When I woke the next morning Jimi told me  we would be leaving at 7:30pm and sailing overnight. Needless to mention, we prepped for the passage. We made the fifty-six miles in twelve hours flat. Sailing on a lee shore, the seas were forceful. Jimi sent me off to bed to get some sleep and promised he would wake me to take over so he could sleep, but I never really slept and he never tried to wake me. The moon was fuller then full; a flashlight in the sky. Jimi does well during overnight passages; he finds them peaceful enjoying the night sky and air. We arrived in Little Harbor of Long Island at 7:30am.

We haven’t seen a soul: not any movement of cars or humans. There is a small power boat pulled up on shore and another boat wreck nearby, but otherwise it’s just us and the sea turtles (and one huge barracuda); we’ve seen many sea turtles playing in the water. The barracuda was quite curious as Jimi swam around. It would follow Jimi and every time Jimi would turn around it would stop, as if he were looking the other way and unnoticed. Finally Jimi growled at him underwater – well that did it – the barracuda quickly fled. Next time you are being stalked by a barracuda, turn around and growl at him and you’ll be fine. J Jimi plans to try this technique if a shark approaches; we’ll let you know how that turns out.

The weather has been overcast, with howling winds and sporadic rainstorms. We’re hanging out here until everything passes. Weather reports currently whisper we should be able to leave this weekend. Maybe or maybe not – weather changes so quickly. In the mean time, we are enjoying secluded serenity. No hustle bustle, no waves to flight going to shore and no place we have to be. This time has given Jimi a real chance to do some word working along with other projects and I have projects to do as well. The rain storms upon us seem like the perfect opportunity to seek out and fix leaks. If you think the inside of a sailboat is always dry, you would be mistaken. We always have water intrusion from somewhere and the aft companion way has been a huge area of concern from the beginning. After the first spout yesterday morning, I put a few things outside awaiting the next spout for a good cleansing, but since Jimi fixed the leak in the aft companion way, it hasn’t rained. It’s clearly his fault for fixing it. Lol We’ve realized that we will need to close the thru hull to the forward head during forward passages. When we are on a Starboard tack, water flows through the head’s thru hull and infiltrates the vanity and surrounding areas. Ooops. This equals a mess in the forward cabin.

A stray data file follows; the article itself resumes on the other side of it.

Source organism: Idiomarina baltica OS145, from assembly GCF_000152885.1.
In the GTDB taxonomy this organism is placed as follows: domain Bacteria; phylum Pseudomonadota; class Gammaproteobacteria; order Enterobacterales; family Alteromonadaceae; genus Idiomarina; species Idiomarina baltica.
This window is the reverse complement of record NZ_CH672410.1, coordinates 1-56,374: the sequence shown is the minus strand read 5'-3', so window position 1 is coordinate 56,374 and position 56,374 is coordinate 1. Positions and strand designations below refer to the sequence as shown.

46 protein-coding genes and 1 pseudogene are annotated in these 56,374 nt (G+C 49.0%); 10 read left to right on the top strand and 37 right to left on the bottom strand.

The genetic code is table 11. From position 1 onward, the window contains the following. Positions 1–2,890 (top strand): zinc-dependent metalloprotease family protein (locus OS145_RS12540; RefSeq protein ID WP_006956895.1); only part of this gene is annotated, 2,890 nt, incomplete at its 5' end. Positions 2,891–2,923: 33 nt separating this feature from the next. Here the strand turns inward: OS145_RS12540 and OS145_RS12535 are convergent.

Back in Georgetown, Jimi bought a 1GB data card for the Bahamas area from Batelco (the Bahamian Telephone Company), which goes in his phone. The purpose was solely to download weather updates for our passages. Being that between here and Jamaica we wouldn’t have access to such services, we thought it necessary.  As well, we only have thirty days to use the 1GB. Now realizing that there is no way the weather info will consume all or even half of the 1GB, he is allowing me to check my emails and Facebook from time to time, and even send you this update. This makes me one happy camper bahama-mama! I can only use this service on the phone and not on my laptop. Surfing the internet and uploading or watching videos are strictly prohibited and pictures are limited. Hey – I’m o.k. with that. I’ll take what I can get.

‘Sailor Molly’ is what we call her now. She’s been hanging out in the cockpit when we pull anchor and motor away. She really surprised Jimi when she stayed in the cockpit while he was sailing - heeled over and even tacking. She’s gotten sea sick the past couple of trips, but otherwise is feeling more than comfortable with this entire idea.

Today I am baking a loaf of raisin bread and a loaf of white bread. We are expecting more severe storms in the next day or so. We won’t be going ashore to explore the islands anytime soon.

We love your emails – keep them coming.

Love everybody,
Lorie & Jimi